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There was never any doubt among the Jones family that they would trail much of the Sydney-Hobart fleet. But elder daughter Catherine, skipper of their yacht David Hannah, admitted: “We hadn’t quite anticipated we would be as last as we were.”

Early yesterday they finished after seven days and nine hours “racing” – almost triple the time it took Morning Glory to break the record. As a home-made flag flying from David Hannah’s mast put it: “Keeping up with the Joneses has never been easier.”

In a year when other more glamorous yachts broke and retired, the family cruiser from Port Adelaide sailed on without mishap and won Catherine, 25, a trophy as the first woman skipper over the line.

For the professional navigator in the British merchant navy, it was the first long race as skipper and few of the family had done much racing before. They survived by sailing a conservative race.

“Whenever it got too strong, we backed off and adopted cruising mode,” said Catherine.

A fast run before the wind had them up to seven knots, compared with Morning Glory’s 25.1. They were not keen on hanging out over the deck on a windward beat either. “We don’t really have a ‘let’s-get-up-on-the-rails-andget-soaked-to-death attitude’.”

The breezes that aided Morning Glory passed them by. While the maxi whipped across Storm Bay and up the Derwent River to the finish in a stiff westerly, David Hannah took 10 hours to sail the final 40 miles.

Nevertheless, the Joneses were greeted with cheers yesterday from other sailors in Constitution Dock as many of them, having raced and celebrated, set off to return to the mainland.

Catherine’s sister, Diana, 23, spent only eight hours ashore before hopping on another yacht for a long-planned return trip.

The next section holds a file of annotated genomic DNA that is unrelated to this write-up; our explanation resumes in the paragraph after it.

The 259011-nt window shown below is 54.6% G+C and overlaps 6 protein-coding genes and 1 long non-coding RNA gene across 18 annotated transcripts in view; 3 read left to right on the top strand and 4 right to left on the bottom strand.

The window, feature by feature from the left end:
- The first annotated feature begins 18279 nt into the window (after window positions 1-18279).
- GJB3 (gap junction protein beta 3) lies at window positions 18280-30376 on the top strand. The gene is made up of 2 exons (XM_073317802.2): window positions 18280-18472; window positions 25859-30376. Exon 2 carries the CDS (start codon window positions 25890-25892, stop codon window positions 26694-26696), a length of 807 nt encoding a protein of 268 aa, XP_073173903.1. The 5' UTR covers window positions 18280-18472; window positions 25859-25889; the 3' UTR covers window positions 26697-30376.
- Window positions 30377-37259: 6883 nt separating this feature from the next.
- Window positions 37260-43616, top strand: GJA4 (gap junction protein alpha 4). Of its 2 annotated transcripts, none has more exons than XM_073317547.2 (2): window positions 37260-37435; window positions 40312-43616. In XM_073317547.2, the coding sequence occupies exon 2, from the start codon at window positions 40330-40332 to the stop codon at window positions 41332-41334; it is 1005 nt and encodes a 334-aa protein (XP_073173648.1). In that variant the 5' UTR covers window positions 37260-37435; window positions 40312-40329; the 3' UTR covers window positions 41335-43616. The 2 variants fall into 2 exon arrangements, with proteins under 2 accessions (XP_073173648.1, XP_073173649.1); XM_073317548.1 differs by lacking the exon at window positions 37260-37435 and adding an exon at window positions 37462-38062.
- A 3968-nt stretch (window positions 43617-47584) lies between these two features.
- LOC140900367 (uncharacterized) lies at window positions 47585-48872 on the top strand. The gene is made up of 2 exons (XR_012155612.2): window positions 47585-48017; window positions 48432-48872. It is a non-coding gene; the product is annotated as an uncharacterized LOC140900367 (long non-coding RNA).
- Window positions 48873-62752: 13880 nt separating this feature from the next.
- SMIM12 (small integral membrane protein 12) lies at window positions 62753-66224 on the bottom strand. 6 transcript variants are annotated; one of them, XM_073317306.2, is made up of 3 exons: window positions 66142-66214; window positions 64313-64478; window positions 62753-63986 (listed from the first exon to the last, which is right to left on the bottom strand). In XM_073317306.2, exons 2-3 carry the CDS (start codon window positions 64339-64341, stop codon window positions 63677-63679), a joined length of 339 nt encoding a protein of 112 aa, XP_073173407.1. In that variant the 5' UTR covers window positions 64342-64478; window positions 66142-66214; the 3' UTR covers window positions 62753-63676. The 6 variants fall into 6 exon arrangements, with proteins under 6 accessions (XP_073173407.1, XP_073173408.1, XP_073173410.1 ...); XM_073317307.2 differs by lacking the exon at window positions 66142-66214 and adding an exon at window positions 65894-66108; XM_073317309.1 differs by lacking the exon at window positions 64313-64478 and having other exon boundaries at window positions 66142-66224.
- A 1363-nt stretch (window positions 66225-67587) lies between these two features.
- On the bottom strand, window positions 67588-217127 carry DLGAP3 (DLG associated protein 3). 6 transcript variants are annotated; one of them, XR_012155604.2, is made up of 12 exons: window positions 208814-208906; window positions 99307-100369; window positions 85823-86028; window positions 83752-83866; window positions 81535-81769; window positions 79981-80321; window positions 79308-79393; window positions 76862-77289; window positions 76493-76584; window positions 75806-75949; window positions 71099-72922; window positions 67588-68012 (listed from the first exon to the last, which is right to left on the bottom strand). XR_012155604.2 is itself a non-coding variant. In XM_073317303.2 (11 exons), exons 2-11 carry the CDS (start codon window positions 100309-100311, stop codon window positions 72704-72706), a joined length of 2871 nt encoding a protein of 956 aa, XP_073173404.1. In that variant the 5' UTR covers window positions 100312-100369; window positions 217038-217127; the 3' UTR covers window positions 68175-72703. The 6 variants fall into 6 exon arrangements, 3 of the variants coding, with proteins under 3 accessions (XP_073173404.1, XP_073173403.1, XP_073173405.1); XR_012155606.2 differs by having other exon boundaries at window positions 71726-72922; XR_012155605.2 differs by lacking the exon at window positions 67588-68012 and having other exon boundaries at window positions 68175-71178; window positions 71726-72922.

On the Joneses’ yacht, mother Vicki was navigator with father Josh, Diana, youngest sister Hilary, 21, and Hilary’s boyfriend Lucas Cree as crew.

In a start notable for its confusion and drama, David Hannah hung back from the line to be the last over of those who started correctly. “We didn’t want to get in the thick of it,” said Catherine. “We would have hated to be the yacht that hit one of the maxis.

“So, we hung back out of good seamanship.”

When the southerly buster cut through front-runners on Boxing Day night, Catherine suddenly realised only two of those aboard knew how to take down a spinnaker in a race. They survived with a soaking.

Cruising is something the Joneses are more used to, having spent four years at sea on a world circumnavigation before settling in Adelaide. It was the untimely end to that trip in 1987 that taught them what a life and death struggle was.

Their boat Dorothy Ann began taking water one night in the Gulf of Mexico, and they lost a four-hour attempt to keep it afloat. After 18 hours in a life raft they drifted into shipping lanes between Acapulco and the Panama Canal. Spotted by a Korean freighter, they were picked up by the passenger liner Canberra.

The captain of the Canberra, David Hannah, became a family friend and the Joneses’ next yacht earned his name. “It was a debt of honour for my dad,” Catherine said.

Taken from The Sydney Morning Herald (Saturday January 4, 1997) and written by ANDREW DARBY on location in Hobart.